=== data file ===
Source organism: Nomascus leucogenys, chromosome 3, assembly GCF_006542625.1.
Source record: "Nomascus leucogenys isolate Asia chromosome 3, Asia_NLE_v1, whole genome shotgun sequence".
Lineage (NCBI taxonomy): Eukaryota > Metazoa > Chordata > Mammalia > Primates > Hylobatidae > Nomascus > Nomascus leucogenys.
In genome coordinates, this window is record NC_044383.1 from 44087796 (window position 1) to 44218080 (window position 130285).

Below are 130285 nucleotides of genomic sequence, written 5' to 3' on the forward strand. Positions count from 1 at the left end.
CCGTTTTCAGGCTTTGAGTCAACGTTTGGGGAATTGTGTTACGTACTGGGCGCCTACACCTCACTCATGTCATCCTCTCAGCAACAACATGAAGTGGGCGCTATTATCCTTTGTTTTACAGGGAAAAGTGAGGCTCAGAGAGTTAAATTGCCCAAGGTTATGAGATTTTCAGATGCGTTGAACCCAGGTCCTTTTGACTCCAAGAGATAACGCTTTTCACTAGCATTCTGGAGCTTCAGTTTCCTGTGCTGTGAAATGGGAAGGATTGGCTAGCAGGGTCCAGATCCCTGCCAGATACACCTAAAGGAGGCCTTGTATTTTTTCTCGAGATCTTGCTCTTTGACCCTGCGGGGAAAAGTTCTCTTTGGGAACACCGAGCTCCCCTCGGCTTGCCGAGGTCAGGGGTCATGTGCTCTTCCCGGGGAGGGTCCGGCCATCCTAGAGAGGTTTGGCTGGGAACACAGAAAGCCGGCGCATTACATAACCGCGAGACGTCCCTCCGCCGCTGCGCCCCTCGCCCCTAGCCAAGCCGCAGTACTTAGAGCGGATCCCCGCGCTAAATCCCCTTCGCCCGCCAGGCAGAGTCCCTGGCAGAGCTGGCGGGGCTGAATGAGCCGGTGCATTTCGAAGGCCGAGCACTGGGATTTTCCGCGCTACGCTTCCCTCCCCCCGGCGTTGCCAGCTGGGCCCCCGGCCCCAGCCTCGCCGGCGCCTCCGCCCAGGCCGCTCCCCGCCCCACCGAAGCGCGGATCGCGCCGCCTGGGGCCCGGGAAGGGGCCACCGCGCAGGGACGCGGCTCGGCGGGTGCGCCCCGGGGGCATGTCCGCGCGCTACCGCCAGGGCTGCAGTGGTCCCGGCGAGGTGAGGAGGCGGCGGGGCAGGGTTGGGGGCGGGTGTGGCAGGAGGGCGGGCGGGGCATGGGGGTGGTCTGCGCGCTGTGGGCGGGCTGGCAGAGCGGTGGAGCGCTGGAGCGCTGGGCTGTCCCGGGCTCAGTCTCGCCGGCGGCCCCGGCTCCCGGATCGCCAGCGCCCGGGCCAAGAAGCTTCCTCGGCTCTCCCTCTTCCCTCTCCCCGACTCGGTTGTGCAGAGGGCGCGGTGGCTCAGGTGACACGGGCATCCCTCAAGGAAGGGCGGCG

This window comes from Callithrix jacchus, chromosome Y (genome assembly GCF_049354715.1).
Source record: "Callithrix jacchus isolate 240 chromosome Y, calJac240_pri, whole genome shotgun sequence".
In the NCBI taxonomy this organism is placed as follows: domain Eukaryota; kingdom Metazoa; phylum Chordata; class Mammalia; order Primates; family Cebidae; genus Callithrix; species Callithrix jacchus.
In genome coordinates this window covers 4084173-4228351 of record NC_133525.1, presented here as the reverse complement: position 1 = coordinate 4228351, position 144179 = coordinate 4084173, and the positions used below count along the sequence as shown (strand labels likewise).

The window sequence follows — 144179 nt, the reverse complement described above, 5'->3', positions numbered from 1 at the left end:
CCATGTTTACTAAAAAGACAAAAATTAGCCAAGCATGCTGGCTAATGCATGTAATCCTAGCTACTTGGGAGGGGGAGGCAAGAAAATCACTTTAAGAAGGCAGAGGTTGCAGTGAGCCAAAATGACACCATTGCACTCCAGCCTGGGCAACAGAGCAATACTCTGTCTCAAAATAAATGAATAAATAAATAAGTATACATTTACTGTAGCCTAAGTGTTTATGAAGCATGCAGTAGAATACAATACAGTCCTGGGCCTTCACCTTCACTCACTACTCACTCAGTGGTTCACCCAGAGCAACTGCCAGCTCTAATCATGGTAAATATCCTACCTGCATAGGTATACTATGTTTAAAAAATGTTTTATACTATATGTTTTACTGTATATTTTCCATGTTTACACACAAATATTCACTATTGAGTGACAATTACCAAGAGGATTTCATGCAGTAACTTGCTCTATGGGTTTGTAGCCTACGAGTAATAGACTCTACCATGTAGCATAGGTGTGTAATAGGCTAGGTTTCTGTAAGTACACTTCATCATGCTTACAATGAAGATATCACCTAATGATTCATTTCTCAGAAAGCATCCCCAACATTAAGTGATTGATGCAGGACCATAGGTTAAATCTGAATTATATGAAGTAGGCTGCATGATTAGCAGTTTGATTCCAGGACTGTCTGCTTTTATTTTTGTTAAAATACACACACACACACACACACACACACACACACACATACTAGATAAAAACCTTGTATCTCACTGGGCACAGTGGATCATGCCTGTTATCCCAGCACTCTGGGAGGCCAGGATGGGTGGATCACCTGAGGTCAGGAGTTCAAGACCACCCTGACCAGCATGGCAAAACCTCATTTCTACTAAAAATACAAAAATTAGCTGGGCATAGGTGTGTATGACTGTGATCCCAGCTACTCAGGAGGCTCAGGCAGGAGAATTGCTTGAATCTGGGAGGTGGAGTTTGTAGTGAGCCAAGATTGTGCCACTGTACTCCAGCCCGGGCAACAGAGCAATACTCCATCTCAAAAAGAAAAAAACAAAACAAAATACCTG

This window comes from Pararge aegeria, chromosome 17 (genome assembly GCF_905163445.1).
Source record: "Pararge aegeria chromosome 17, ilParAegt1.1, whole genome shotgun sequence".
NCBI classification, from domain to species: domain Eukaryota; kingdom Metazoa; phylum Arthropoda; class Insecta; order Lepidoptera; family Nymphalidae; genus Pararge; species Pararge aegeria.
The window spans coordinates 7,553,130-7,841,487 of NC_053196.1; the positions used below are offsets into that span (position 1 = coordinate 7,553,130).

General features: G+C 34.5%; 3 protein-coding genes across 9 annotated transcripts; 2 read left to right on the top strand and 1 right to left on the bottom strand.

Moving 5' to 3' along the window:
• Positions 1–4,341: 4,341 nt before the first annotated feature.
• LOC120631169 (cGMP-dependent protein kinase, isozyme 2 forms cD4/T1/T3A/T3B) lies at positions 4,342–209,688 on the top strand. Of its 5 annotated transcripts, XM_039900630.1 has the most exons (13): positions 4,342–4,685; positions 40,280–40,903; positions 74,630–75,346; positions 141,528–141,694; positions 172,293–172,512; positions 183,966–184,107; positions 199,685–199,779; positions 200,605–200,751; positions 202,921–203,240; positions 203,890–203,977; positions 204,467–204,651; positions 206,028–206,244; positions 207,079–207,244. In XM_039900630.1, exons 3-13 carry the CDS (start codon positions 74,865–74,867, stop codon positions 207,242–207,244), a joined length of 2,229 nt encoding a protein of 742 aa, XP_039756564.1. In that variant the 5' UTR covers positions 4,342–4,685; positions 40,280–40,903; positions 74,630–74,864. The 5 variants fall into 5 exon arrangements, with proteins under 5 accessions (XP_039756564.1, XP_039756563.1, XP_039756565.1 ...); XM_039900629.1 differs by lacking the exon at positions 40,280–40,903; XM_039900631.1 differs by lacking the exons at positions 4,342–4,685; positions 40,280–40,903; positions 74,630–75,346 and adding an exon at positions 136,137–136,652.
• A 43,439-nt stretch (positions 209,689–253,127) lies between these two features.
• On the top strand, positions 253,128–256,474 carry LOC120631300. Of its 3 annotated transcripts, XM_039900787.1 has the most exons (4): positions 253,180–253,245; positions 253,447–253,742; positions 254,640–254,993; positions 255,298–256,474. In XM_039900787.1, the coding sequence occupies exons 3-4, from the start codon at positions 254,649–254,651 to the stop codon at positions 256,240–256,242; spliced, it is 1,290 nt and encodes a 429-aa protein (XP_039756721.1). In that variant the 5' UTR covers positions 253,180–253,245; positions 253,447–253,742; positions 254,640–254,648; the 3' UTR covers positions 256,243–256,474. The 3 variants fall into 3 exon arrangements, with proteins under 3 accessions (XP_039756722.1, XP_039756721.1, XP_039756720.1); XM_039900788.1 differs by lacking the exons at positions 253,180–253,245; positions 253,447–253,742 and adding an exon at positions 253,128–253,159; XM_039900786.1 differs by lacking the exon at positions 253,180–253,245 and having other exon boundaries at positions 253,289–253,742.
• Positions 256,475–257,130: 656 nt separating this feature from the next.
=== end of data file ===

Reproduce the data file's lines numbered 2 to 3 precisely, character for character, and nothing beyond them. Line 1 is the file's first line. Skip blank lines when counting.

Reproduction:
Source record: "Nomascus leucogenys isolate Asia chromosome 3, Asia_NLE_v1, whole genome shotgun sequence".
Lineage (NCBI taxonomy): Eukaryota > Metazoa > Chordata > Mammalia > Primates > Hylobatidae > Nomascus > Nomascus leucogenys.